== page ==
March 26, 2021

6 Prompts to Guide Your Student Service Redesign

Designing Experiences

By Adam Griff

Student needs are increasingly complex and cut across the typical silos of student services. Consider a student who wants to study abroad and the questions he or she may have: How will this contribute to my degree requirements? Will my credits transfer? Which program best positions me for a future job? How do I pay for this? How do I obtain the right visas and the vaccinations I need?

Embarking on a study abroad program can involve enrollment, career services, financial aid, student accounts, and the health center. For students, study abroad is a singular coherent experience and process but from the perspective of universities it involves multiple workflows and providers.

At the same time, new student cohorts have brought their consumer experiences and its raised expectations into their educational life.

Students expect a cohesive, seamless, and personalized experience at every interaction they have online and in person, providing them the information and support how and when they want it.

What’s needed most is a way to build a shared understanding uniting students’ different perspectives. A cohesive vision and plan can be developed by answering six straightforward questions: Why, What, How, Who, Where, and When.

brightspot’s Service Strategy Approach

What follows are tips and tools for answering each question, illuminated with a relevant example.

Why? Service philosophy for a student success center.

Every endeavor starts with why and identifying the core values and principles that not only align the different service providers but also serve as a driver in every subsequent decision you make together in your service innovation project. A simple, concise phrase can at once be memorable and provide a nuanced set of values applicable to diverse situations. At one state university’s future success center, the service philosophy of “Treat students like they can succeed’ embodied the principles of providing a high level of hands-on support, while also seeing the student experience as a opportunity to teach students how to be independent as well.

What? Service portfolio for a knowledge and wellness commons.

A service portfolio articulates what future set of services will be part of your project and categorizes them in a way that will be intuitive and recognizable to students. Hampshire College planned to bring both their library and recreational center into one knowledge and wellness commons. Creating a unified service portfolio and categories to describe them — health services, coaching and counseling, clubs and groups, classes and events, and research — provided a roadmap for how the future commons could support the full student, embodying the college’s commitment of nourishing mind, body, and soul.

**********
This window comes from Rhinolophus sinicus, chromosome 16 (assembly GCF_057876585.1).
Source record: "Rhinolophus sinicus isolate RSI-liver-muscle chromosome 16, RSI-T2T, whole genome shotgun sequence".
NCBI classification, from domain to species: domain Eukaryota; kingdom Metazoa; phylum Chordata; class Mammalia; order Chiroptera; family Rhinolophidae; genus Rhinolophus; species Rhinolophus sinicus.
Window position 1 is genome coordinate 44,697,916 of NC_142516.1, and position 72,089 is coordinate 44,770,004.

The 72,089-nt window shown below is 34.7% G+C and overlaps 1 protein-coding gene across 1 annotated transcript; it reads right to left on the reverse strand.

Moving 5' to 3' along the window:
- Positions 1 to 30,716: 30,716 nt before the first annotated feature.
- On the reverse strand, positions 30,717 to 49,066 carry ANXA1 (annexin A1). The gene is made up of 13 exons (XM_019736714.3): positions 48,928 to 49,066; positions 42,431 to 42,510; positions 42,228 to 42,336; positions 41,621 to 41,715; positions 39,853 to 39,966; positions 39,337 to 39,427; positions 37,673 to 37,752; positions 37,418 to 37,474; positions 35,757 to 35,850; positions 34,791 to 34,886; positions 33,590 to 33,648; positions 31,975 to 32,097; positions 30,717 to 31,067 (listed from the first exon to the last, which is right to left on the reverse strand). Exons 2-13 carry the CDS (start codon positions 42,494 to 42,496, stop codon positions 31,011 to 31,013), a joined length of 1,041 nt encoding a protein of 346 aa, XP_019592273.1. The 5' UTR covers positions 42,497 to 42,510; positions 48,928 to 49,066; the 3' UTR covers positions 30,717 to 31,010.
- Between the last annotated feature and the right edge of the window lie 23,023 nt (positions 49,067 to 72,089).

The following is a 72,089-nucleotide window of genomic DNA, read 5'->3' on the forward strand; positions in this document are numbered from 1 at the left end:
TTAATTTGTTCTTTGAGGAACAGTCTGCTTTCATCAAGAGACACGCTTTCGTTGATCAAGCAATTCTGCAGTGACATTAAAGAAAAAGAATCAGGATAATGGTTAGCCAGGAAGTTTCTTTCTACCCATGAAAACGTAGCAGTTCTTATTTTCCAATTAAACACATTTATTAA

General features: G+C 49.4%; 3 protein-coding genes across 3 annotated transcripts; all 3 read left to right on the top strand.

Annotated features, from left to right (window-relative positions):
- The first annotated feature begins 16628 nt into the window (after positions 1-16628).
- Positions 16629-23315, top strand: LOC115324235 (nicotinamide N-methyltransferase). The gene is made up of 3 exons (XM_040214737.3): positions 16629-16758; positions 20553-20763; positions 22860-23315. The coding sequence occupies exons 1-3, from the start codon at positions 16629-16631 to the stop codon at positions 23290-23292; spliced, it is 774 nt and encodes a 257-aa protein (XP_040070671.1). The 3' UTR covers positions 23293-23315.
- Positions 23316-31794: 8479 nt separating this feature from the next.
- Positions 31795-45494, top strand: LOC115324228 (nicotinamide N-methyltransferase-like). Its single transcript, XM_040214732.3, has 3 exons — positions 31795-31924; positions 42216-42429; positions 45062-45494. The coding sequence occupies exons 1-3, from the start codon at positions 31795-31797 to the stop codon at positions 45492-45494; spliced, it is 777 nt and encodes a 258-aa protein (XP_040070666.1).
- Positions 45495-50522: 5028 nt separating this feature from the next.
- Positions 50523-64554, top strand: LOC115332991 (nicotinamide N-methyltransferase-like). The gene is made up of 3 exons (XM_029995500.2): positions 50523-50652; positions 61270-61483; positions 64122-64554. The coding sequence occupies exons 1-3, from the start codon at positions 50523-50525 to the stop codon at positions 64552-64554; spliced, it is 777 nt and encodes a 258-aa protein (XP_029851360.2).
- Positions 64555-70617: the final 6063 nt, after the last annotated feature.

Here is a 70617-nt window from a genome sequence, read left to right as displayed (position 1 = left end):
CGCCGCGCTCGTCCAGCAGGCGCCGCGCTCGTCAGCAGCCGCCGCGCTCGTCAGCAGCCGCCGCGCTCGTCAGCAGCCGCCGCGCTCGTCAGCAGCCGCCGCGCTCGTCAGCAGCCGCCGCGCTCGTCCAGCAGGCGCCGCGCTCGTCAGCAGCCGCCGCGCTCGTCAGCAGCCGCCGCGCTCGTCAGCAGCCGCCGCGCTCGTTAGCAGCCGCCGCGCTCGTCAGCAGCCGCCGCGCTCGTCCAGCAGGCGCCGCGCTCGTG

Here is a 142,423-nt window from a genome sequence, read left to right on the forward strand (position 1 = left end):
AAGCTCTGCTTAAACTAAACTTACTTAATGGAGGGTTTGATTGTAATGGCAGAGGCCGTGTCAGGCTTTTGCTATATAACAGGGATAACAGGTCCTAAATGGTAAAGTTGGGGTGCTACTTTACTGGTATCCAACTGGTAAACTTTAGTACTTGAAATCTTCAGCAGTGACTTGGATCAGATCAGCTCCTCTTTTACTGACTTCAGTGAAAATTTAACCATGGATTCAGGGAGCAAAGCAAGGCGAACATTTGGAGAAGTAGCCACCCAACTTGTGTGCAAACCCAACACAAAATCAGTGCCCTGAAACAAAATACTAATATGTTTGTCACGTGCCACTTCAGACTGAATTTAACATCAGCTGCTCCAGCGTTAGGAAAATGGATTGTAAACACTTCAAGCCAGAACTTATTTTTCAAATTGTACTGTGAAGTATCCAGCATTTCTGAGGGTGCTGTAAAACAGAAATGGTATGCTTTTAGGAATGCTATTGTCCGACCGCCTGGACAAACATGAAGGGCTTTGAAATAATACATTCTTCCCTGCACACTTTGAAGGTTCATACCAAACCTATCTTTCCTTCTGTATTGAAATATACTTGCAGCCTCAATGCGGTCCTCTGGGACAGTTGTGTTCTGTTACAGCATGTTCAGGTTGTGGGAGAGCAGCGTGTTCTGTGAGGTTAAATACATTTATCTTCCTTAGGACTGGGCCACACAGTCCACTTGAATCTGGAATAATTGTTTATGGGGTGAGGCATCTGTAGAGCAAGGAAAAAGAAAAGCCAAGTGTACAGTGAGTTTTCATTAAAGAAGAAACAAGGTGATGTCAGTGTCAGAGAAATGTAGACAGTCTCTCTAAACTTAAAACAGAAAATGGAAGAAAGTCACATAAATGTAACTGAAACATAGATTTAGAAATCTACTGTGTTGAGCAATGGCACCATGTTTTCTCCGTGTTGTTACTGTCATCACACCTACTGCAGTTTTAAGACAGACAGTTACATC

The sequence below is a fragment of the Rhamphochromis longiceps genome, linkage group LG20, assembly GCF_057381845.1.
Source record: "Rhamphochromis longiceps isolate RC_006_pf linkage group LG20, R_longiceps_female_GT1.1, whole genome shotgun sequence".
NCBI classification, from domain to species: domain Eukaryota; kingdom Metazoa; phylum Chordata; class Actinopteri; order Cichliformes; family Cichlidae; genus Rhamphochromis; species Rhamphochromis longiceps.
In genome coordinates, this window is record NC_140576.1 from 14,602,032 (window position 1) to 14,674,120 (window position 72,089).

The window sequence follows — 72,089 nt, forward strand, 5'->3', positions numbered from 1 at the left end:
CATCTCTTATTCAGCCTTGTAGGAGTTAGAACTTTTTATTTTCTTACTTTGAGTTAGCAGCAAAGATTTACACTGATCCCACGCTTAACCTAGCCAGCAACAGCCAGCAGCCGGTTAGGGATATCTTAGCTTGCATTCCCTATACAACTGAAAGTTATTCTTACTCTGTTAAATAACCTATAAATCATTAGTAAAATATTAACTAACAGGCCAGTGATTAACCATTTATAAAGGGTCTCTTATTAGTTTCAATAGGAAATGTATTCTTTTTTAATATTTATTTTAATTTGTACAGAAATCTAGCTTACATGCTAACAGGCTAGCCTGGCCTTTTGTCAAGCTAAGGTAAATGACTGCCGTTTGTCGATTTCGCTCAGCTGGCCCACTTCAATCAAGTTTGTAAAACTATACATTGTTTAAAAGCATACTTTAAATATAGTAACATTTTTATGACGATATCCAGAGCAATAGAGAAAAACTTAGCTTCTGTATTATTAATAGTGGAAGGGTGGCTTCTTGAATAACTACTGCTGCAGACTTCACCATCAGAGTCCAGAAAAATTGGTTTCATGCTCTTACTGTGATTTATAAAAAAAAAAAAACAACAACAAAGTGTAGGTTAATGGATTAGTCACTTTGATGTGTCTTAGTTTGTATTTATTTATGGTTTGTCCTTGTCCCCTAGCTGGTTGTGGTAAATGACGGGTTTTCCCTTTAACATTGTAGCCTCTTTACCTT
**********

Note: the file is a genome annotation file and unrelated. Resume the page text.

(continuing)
How? Service delivery for adult learners.

The service blueprint is an effective and compelling tool for thinking through ‘how’ service delivery works from the student perspective. At Portland State University the department of academic innovation and student affairs collaborated on improving the student experience for non-traditional adult learners. Given the complexity of student life for non-traditional students, service blueprints for the new service concepts helped the various providers agree on their internal interactions while keeping the student experience front and center, driving the process development.

Who? Service providers for an integrated advising hub.

At the core of the campus experience are the relationships students build — with other students, faculty, and staff. Rethinking who is delivering your services can be another source of innovation in the student experience. Is it by generalists or specialists? Through professionals or by peers? University of Virginia’s Total Advising — which brings together advising on academics, personal well-being, and career matters — answered the question of Who by creating a new role of generalist student staff, inspired by national park rangers who have a broad range of expertise from lacing your hiking boots to the best trails to take. The new student ‘rangers’ would act both as ‘guides’ who go with you and ‘travel agents’ that tell you where to go.

Where? Service points for a university library.

Rethinking where places of service delivery are located is a common driver in student service innovation projects, for example solving the ‘student shuffle’ as students are referred from one location to another. North Carolina State University’s Hunt Library recognized that students seek help at the most convenient service point regardless of speciality and developed a strategy of a single integrated service point with roaming mobile staff to resolve questions in one interaction and meet students where they are.

When? Hours of operation for a campus center.

Just as you would consider the best places to best meet student needs — for example bringing additional partner services into a library — rethinking when to provide services can ensure they are more responsive to the rhythms of student life as well as operationally efficient. At the campus center at Young Harris College, the center’s different providers — library, dining, meeting, and administrative functions — had varying hours of operations. Considering their operating hours together helps ensure the center’s operations best met student needs and stay within its staffing and space constraints.

Moving Forward

These questions need to be answered in any planning process, but when considered together and using the right tools it can build a holistic experience and be a prompt for true innovation. Good luck with your redesigning your student services and get in touch if we can be of assistance!

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